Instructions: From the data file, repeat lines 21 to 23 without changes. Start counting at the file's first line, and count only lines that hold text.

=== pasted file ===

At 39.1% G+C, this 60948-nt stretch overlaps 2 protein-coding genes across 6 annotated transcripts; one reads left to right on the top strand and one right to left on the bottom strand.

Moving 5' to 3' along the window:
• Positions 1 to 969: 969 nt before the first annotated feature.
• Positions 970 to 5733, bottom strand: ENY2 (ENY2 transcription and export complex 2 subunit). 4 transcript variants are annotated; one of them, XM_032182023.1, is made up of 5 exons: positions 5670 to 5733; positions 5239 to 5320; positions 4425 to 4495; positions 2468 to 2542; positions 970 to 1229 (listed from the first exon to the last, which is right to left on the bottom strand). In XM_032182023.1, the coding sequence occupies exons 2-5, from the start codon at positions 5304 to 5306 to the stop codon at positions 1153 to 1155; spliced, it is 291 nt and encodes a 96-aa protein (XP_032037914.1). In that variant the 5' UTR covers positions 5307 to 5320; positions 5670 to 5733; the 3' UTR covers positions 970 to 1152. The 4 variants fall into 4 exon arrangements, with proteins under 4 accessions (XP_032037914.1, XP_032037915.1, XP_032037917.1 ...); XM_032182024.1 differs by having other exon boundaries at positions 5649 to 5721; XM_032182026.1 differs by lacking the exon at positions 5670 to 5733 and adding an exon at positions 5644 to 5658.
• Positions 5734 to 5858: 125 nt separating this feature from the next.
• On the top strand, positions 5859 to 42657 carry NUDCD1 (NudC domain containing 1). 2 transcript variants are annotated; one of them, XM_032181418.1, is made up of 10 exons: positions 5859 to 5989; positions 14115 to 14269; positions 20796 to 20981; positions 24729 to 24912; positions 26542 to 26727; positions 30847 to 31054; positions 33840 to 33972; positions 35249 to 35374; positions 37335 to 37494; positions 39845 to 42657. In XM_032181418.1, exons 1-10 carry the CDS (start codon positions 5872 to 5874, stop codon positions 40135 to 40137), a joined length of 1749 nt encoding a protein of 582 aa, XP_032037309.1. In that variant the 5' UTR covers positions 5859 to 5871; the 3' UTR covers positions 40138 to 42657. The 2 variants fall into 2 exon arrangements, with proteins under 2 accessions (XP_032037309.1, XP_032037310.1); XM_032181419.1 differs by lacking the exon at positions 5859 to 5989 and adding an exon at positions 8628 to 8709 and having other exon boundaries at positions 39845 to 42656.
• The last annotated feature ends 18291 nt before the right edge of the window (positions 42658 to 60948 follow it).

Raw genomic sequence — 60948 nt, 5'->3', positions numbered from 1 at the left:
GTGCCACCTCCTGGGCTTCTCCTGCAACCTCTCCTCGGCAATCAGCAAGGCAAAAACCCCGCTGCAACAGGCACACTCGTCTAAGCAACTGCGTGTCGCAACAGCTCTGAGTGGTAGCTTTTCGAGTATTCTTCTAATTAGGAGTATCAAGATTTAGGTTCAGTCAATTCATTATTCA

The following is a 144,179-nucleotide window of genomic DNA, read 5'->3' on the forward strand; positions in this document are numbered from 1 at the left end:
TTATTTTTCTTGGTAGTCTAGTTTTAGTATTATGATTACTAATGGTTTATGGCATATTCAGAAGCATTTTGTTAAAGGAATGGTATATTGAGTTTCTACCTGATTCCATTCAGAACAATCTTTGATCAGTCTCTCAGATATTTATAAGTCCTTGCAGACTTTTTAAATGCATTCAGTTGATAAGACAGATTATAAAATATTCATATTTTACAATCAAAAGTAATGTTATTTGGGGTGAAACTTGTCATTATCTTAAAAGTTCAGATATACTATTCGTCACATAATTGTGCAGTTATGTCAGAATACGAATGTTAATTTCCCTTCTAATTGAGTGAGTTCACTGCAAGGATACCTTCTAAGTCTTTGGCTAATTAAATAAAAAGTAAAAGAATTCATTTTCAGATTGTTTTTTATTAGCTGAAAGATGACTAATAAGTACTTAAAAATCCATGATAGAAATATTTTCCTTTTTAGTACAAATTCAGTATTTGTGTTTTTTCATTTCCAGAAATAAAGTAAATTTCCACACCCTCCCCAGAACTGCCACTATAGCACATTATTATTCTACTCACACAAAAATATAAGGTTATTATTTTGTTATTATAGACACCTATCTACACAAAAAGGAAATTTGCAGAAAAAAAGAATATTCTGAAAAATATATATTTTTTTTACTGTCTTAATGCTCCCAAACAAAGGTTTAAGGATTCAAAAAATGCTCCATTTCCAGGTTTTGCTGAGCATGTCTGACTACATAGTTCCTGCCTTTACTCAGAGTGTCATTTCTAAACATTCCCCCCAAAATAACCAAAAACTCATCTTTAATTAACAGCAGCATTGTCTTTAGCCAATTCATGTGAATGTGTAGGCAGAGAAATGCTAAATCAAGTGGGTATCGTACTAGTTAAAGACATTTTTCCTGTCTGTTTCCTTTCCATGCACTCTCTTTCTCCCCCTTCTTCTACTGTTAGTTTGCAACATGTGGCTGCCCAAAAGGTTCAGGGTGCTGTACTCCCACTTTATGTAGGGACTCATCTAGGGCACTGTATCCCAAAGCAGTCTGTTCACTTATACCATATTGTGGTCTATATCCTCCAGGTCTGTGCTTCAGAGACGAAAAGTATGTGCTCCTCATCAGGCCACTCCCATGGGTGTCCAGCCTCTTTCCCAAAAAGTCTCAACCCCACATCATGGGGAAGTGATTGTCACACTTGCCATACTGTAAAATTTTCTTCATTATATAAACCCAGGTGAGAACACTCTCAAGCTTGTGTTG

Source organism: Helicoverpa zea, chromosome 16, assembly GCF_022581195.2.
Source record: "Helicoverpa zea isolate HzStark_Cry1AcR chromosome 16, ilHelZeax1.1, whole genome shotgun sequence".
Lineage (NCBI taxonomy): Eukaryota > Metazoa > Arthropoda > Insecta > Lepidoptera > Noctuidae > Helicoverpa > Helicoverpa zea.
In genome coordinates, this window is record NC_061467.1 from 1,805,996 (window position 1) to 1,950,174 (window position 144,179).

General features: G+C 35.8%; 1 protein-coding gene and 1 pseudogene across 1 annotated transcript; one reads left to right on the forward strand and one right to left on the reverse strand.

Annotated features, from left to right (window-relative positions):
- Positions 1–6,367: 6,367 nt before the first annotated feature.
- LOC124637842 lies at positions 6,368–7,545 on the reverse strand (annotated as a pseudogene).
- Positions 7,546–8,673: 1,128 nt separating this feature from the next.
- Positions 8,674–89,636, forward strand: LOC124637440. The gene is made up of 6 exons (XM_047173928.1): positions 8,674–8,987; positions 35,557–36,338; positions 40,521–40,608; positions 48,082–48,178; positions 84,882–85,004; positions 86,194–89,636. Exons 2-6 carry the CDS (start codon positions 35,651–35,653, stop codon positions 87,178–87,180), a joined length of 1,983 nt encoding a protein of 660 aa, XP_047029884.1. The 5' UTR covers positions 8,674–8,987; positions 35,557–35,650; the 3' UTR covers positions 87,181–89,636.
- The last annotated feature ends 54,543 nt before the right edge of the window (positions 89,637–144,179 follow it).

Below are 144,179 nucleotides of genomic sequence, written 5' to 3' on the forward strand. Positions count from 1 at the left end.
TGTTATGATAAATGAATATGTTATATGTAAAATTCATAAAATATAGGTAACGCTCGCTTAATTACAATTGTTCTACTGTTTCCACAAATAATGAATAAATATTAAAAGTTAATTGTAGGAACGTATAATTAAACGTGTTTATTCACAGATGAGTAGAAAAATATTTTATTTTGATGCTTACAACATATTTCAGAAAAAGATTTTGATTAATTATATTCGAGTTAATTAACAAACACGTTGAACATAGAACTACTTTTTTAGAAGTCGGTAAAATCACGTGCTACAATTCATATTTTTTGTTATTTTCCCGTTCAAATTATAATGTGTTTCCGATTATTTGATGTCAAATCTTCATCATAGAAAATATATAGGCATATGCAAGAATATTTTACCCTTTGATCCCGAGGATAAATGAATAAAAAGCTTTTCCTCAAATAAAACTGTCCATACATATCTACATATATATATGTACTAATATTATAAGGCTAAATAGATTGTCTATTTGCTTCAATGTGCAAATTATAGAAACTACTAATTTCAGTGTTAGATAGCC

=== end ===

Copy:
- Positions 8,674–89,636, forward strand: LOC124637440. The gene is made up of 6 exons (XM_047173928.1): positions 8,674–8,987; positions 35,557–36,338; positions 40,521–40,608; positions 48,082–48,178; positions 84,882–85,004; positions 86,194–89,636. Exons 2-6 carry the CDS (start codon positions 35,651–35,653, stop codon positions 87,178–87,180), a joined length of 1,983 nt encoding a protein of 660 aa, XP_047029884.1. The 5' UTR covers positions 8,674–8,987; positions 35,557–35,650; the 3' UTR covers positions 87,181–89,636.
- The last annotated feature ends 54,543 nt before the right edge of the window (positions 89,637–144,179 follow it).

Below are 144,179 nucleotides of genomic sequence, written 5' to 3' on the forward strand. Positions count from 1 at the left end.